I clenched a fat pill between thumb and forefinger and shoved it into a slippery hunk of hot dog. This method worked until Red learned to extract them. He'd roll the hunk around his mouth and then, proud as a coed tying a cherry stem with her tongue, spit the pill onto the floor before swallowing the meat. I slicked the pills with butter, cream cheese, gravy.
Salami ultimately proved best. Early mornings I'd sandwich the pill between two fatty slices. As its solution dissolved into his soft dog insides, I'd open the cabinet and take my own smaller pill.
I put my dog on Prozac. Or rather, Reconcile, the aptly named canine version of the drug. Truly, it demanded reconciliation with some unpalatable truths, the least of them that I would end up the sort of woman to put her dog on Prozac.
A year earlier, my girlfriend had had a headache. A month later, she still did.
"I can't breathe,"she said, pressing her hand to her forehead. Air hunger, we later learned it was called. I started to feel it, too. Every breath was part gasp.
Her joints began to throb. She was tired and dizzy all of the time. Her skin hurt, she said.
"Where?" I asked.
Her diagnosis of late-stage Lyme disease brought relief and a new nightmare — battles with the insurance company and treatments whose side effects rivaled the symptoms of the disease. I was 30 years old and we had been together only one year. I wasn't prepared to take on the role of caretaker. Who ever is? But there was no other choice that I was willing to make.
Red kept close watch on her, fastidiously licking her hands and feet — the couch cushions or his own paws when alone, as if to smooth the disarray our lives had fallen into. I taught my college classes and tended to the administration of our lives. Instead of crying, I went for ten-mile runs through the verdant hills of Central New York. I fell asleep numb, wishing myself better able to face what was happening.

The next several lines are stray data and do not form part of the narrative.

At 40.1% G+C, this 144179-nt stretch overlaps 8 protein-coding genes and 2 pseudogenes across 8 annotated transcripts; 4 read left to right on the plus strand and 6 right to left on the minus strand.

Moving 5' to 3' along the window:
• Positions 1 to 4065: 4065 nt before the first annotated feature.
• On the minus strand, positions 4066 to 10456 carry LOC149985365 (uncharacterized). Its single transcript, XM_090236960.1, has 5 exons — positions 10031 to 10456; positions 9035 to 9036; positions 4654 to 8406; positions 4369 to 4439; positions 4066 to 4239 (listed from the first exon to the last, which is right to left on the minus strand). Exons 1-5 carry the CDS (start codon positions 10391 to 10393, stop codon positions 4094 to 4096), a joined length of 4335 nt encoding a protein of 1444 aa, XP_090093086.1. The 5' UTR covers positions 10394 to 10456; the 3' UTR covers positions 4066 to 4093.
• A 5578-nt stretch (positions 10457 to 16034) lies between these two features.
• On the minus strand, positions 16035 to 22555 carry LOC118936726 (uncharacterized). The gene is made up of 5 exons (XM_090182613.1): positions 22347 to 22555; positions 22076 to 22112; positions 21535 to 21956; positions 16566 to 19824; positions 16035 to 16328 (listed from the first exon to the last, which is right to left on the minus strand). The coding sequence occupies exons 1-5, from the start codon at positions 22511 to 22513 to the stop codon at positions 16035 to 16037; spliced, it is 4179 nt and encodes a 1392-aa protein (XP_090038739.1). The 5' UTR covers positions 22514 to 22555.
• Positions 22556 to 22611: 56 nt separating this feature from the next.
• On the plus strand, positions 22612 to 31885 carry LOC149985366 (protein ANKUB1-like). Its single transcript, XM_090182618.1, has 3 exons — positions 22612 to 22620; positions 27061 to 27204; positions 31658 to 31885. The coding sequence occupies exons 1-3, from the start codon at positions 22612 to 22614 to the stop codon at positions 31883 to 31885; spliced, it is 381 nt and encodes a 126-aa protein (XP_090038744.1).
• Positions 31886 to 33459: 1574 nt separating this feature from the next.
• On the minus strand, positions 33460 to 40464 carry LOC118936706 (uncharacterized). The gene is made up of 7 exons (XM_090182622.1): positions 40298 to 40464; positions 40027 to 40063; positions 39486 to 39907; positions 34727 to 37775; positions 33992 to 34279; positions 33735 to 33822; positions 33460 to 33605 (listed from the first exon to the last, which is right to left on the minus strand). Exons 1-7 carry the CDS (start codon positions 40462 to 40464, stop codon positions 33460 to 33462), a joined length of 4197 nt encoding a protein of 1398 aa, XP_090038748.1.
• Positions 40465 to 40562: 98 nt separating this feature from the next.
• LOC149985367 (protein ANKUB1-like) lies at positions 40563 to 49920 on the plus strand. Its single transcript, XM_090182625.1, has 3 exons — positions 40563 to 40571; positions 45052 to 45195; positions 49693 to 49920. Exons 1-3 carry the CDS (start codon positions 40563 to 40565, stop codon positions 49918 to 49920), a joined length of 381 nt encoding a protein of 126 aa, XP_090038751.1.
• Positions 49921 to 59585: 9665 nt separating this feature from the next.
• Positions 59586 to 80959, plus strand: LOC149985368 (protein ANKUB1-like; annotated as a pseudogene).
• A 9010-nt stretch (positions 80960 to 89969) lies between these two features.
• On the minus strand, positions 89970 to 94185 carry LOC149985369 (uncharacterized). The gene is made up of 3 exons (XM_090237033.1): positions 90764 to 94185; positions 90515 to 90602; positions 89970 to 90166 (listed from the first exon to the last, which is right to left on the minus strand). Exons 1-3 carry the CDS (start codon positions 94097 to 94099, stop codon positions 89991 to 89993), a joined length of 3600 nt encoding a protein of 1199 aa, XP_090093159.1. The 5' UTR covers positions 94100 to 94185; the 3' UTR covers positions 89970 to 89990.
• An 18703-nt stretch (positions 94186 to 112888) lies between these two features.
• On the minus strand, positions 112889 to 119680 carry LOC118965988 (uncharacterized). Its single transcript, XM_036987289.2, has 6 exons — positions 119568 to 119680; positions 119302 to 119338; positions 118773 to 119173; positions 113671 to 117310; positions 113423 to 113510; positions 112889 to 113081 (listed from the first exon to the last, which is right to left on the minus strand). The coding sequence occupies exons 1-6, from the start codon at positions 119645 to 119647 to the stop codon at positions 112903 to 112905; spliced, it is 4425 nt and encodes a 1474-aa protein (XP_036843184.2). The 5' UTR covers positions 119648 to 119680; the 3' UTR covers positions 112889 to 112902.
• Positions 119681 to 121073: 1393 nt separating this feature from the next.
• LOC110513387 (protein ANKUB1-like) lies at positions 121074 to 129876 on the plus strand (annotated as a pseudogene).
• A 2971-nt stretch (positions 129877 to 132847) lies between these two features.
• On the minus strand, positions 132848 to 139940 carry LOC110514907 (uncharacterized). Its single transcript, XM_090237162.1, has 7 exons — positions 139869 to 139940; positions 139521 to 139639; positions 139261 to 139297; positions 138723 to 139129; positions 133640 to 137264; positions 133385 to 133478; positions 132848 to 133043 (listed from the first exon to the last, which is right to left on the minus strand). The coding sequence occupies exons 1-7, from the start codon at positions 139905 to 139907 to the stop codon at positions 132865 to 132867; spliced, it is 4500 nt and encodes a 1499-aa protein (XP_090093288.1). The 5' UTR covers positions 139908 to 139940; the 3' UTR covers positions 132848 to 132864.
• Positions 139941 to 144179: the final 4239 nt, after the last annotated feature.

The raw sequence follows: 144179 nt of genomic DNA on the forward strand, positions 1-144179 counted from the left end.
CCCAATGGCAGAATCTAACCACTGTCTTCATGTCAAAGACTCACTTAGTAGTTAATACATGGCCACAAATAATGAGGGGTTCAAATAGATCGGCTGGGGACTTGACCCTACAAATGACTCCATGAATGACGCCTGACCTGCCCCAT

Sometimes as my girlfriend slept, I would lift the blanket to look down at Red, tucked in the cave of our bodies' heat. He'd shift, dragging the nictitating membrane of his eye up just enough to glimpse me, then sigh back to sleep. There is an animal in my bed, I would think, still stoner-stunned every time. A 70-pound beast.
He was beautiful, coated in red fur whose softness people often admired. Skin puppy-loose, it slid over his muscled body in movement. His paws smelled nutty, like Fritos, and every day, I pressed my nose to their cool pads and inhaled. I marveled at him — so alive, so himself, so mine. Why couldn't my love for humans be that simple?
I'm sure I missed the first signs, but I remember when he started following me out of bed in the morning. At eleven years old, he had long been sleeping later than me. Suddenly, he was poking his worried face into the shower as I lathered at 6 a.m., bumping into the back of my knees as I poured my coffee and assembled lecture notes. He was so reluctant to let me out of his sight that I had to push him out the back door to pee before I warmed up the car.
One morning, when I opened the door to let him back inside, he refused. Planted at the far end of the yard, he stared me down, the milky scrim of his cataracts glinting, ears trembling.